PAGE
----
Tanjong Pagar Railway Station, located along Keppel Road, used to be the main passenger station for trains run by the Malaysian rail operator Keretapi Tanah Melayu (KTM) Berhad travelling between Singapore and Malaysia. Previously known as the Keppel Road Railway Station, the building was opened in 1932 to serve as the terminus for the West Coast line of the KTM railway. In April 2011, the station was gazetted as a national monument. The last train departure from Tanjong Pagar station took place before a large crowd on 30 June 2011, marking an end to the station’s 79 years of service.

Built by French construction firm Brossard and Mopin Ltd, the station sits on reclaimed land, with its foundation buttressed by reinforced concrete piles. Constructed between 1929 and 1932, the station was officially opened by Governor Sir Cecil Clementi on 2 May 1932. The station’s location directly opposite the Tanjong Pagar docks facilitated the easy transfer of cargo between steamships and railway trains. Besides functioning as a train station, the building also housed the Singapore Manufacturers Exhibition of 1932 prior to its official opening.

In a 1918 agreement, the British colonial government had handed over ownership of some 200ha of railway land in Singapore, including the Tanjong Pagar Railway Station, to the Federated Malay States Railway (FMSR) on a 999-year leasehold term. After the independence of Malaysia, ownership went to KTM Berhad, a successor company to the FMSR owned by the Malaysian government. As part of the separation agreement that Singapore signed with Malaysia in 1965, KTM Berhad was allowed to retain control of the railway land, meaning that Tanjong Pagar Railway Station became part of Malaysian sovereign territory. Arising from this arrangement, travellers had to clear Malaysian customs even when boarding the train from Singapore.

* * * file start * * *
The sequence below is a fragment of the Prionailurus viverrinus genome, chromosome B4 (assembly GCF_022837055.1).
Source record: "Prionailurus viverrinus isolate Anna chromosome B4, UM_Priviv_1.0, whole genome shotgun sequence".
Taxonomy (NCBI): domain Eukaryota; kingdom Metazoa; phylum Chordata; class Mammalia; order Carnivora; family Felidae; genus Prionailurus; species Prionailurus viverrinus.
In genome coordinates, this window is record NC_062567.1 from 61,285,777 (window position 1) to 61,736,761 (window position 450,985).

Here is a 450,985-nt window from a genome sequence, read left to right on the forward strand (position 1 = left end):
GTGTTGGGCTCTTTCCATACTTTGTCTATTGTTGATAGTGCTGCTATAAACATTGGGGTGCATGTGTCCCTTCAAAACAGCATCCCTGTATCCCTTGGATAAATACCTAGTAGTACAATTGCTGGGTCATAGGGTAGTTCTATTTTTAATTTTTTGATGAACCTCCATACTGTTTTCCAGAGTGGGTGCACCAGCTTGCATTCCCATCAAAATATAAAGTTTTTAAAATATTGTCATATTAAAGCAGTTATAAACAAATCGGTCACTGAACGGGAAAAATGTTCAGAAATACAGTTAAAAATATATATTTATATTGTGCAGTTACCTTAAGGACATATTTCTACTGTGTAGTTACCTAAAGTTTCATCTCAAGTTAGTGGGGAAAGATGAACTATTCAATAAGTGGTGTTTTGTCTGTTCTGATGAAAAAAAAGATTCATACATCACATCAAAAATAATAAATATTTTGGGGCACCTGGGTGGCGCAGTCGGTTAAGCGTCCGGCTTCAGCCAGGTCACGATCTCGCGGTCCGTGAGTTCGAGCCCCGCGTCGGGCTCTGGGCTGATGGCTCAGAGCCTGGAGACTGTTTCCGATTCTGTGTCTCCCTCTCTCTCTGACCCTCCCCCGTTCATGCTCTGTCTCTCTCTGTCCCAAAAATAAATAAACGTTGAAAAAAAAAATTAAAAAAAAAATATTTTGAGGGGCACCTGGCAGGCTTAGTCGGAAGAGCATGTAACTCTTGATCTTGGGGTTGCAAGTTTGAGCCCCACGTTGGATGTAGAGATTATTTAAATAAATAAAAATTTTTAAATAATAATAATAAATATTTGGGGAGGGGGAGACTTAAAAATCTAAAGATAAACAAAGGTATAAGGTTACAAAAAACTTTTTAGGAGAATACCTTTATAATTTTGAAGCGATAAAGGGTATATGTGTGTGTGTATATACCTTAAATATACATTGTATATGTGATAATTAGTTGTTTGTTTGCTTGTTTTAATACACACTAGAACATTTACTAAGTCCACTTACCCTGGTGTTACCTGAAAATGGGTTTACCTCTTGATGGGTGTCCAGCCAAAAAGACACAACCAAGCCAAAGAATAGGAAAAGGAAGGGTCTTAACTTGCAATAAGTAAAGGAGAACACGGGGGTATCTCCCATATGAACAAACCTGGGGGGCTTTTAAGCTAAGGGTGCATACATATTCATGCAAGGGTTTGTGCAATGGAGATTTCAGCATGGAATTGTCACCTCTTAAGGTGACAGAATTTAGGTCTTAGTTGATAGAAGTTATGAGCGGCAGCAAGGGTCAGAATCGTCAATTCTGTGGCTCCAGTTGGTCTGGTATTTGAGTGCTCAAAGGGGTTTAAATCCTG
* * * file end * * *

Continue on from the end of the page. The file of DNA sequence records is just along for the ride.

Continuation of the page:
To resolve the issue of railway land ownership, the two governments signed a bilateral accord in 1990 in which Malaysia agreed to vacate the Tanjong Pagar Railway Station in return for three parcels of land in Singapore. However, implementation of this deal stalled due to unresolved political differences.

More complications arose in 1998, when the Singapore immigration authorities shifted their operations to the newly opened Woodlands checkpoint but Malaysian immigration officials remained at Tanjong Pagar Railway Station. This created an unusual situation in which passengers who boarded trains at the station were first cleared for entry to Malaysia by Malaysian customs before being cleared for exit from Singapore by Singaporean customs.

It was only in 2010, after breakthrough talks between both countries, that joint statements were issued in May and September of 2010 calling for the implementation of the 1990 accord. KTM Berhad subsequently agreed to vacate the Tanjong Pagar Railway Station by 1 July 2011 and shift its operations to Woodlands Train Checkpoint. In exchange for vacating the railway land at Tanjong Pagar and other areas, Malaysia was promised ownership of six other land parcels in Singapore to be jointly developed by both governments.

On 8 April 2011, the Preservation of Monuments Board (PMB) gazetted the building as a national monument. The impending closure of the station aroused unprecedented public interest towards the building, with many visitors signing up for guided tours conducted by PMB. Enthusiasts took pictures to preserve the memory of the station, while other visitors purchased KTM souvenirs or sought autographs from station staff. Train rides were also fully booked as many tried to get a seat on board the last few journeys out of the station.